CDC Issues HAN Health Advisory Following DOJ Indictment of Digital Health Provider of Adderall


The CDC suggests that disrupted access to ADHD medications may increase risk of overdose and injury.

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Tada Images_AdobeStock

The Centers for Disease Control and Prevention (CDC) has issued a Health Alert Network (HAN) Health Advisory to inform public health officials, clinicians, and patients about possible disruptions in access to prescription stimulant medications used to treat attention-deficit/hyperactivity disorder (ADHD). This advisory follows a federal health care fraud indictment against Done Global, a subscription-based telehealth company that provides ADHD treatment for adults.1

The indictment, announced by the U.S. Department of Justice (DOJ), alleges that the defendants and other parties involved distributed more than 40 million pills, including Adderall and other stimulants, to generate $100 million in revenue.2 According to a DOJ release,3 the defendants solicited subscribers by targeting drug seekers and spending millions of dollars on deceptive advertisements on social media platforms.2

The indictment also claims that the defendants intentionally designed the telehealth platform, Done, to facilitate easy access to Adderall and other stimulants. This included limiting the information available to prescribers, instructing clinicians to prescribe these medications even if the patient did not meet the necessary qualifications, and mandating that initial consultations be kept under 30 minutes. The company also allegedly implemented an auto-refill function that was purportedly designed to discourage follow-up medical care.2

This indictment may affect between 30,000 to 50,000 patients across the United States who depend on this telehealth service for their ADHD medication. The potential disruption coincides with an existing shortage of several stimulant medications, including the immediate-release formulation of amphetamine mixed salts (Adderall).1 According to the National Community Pharmacists Association, 97% of independent pharmacy owners reported experiencing shortages of Adderall in 2023.4

“Some of my patients have to drive hours away to get their Adderall,” said Psychiatric Times® Editor in Chief, John J. Miller, MD. “One patient drove over an hour, but by the time he got there, they had already run out. It is incredibly frustrating, both for our patients and us as clinicians.”4

According to the CDC, the impact of the indictment on patients with ADHD remains uncertain. They report that patients may need to find new clinicians, or they may struggle to fill prescriptions, which may lead them to seek alternatives outside the regulated health care system. This may significantly increase the risk of overdose due to counterfeit pills in the illegal drug market, which frequently contain substances like fentanyl. The Drug Enforcement Administration (DEA) has reported that 7 out of every 10 pills seized from the illegal market contain a potentially lethal dose of fentanyl. Overdose deaths involving stimulants have been rising since 2014, often in combination with opioids, and 14.5% of college students report misuse of fentanyl and other illegal substances.1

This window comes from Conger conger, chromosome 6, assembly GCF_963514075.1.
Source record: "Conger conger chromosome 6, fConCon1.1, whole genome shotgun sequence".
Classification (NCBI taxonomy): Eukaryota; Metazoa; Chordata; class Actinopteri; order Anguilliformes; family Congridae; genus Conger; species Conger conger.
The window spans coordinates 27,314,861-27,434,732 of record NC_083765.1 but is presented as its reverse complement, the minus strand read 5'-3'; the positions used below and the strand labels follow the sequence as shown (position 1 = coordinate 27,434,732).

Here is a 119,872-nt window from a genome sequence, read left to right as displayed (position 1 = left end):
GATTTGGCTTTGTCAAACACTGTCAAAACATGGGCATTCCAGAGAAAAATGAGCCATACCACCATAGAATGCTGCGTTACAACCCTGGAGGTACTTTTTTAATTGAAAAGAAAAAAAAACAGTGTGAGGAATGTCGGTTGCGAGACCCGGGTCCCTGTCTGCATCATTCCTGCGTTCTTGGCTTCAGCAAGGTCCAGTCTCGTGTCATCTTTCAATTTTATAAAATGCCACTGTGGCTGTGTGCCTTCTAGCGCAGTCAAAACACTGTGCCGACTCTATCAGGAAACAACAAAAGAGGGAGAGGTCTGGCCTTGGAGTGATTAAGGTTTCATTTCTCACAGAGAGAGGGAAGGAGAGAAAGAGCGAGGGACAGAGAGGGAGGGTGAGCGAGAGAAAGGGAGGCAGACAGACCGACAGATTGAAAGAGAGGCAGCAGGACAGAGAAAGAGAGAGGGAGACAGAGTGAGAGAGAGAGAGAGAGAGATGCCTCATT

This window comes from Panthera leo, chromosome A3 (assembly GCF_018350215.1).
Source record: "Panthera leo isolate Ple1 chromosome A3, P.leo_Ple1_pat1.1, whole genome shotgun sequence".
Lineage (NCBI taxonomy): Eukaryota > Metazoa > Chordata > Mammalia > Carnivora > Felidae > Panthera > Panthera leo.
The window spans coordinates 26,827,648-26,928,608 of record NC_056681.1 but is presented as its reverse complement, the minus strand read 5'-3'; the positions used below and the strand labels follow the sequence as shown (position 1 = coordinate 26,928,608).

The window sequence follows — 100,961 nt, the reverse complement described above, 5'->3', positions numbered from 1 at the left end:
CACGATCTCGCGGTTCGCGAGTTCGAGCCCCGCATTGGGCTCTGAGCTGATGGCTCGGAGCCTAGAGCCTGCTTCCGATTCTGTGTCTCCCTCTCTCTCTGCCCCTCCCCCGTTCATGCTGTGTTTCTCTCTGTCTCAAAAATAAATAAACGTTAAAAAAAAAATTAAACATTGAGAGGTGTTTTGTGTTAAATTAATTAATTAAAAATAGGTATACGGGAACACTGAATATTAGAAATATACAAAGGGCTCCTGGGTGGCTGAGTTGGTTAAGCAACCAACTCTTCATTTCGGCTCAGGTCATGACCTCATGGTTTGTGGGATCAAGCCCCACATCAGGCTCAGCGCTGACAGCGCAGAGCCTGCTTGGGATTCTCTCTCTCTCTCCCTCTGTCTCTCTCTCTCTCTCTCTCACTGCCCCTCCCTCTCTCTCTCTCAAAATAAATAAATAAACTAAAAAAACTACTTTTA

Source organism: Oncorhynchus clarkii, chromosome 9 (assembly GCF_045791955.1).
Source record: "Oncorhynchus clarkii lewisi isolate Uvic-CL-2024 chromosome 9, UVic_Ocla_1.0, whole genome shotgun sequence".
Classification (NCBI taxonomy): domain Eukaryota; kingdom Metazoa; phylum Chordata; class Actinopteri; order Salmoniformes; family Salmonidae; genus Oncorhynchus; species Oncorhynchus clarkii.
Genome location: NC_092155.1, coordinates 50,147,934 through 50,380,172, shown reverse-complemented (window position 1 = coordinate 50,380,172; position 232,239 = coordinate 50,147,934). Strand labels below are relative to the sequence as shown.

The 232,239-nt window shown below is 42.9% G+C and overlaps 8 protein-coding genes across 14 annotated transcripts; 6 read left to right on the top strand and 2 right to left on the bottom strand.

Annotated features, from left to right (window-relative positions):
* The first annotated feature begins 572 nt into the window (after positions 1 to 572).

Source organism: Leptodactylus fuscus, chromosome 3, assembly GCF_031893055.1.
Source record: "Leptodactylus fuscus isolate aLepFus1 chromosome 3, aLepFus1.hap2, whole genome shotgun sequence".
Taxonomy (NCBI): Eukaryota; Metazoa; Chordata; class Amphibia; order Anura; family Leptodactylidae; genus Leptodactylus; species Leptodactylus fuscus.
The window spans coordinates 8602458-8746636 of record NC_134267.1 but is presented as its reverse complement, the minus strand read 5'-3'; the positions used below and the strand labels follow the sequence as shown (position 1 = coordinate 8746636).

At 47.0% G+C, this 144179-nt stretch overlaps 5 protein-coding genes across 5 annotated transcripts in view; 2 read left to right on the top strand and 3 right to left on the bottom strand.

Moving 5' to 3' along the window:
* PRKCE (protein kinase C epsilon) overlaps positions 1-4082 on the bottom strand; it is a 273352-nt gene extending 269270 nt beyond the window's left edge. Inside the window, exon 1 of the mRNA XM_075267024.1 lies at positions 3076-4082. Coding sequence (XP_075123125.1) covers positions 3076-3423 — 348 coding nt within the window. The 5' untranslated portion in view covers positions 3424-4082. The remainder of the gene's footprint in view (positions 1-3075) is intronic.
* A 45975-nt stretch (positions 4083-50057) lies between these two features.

According to NBC News, the US Food and Drug Administration (FDA) “expects additional supply [of ADHD medications] will be returning in the coming months,” adding that, “the public should rest assured the FDA is working closely with numerous manufacturers and others in the supply chain to understand, mitigate, and prevent or reduce the impact of intermittent or reduced availability of certain products.”5

In the meantime, the CDC advises psychiatric clinicians to communicate the potential overdose risks to affected patients and partner organizations; help patients find new pharmacies where appropriate; educate patients about the dangers of using drugs from unregulated sources, including those from family, friends, and online contacts; prescribe naloxone and provide overdose prevention education to patients who may have difficulty accessing their medications; and refer patients to substance use disorder treatment services if needed.1

Stay up-to-date on news related to research on promising new interventions and developments in the treatment of a wide variety of other psychiatric disorders at


1. Disrupted access to prescription stimulant medications could increase risk of injury and overdose. US Centers for Disease Control and Prevention. News release. June 13, 2024. Accessed June 14, 2024.

2. Biscaldi L. After DOJ indictment, CDC urges caution around ADHD medications. Drug Topics. June 14, 2024. Accessed June 14, 2024.

3. Founder/CEO and clinical president of digital health company arrested for $100M Adderall distribution and health care fraud scheme. U.S. Department of Justice. News release. June 13, 2024. Accessed June 14, 2024.

4. Kuntz L. The Rx crisis: the impact of ongoing ADHD medication shortages. Psychiatric Times. August 7, 2023. Accessed June 14, 2024.

5. Lovelace Jr B. ADHD drug shortage shows signs of letting up, but some patients still struggle. NBC News. May 19, 2024. Accessed June 14, 2024.

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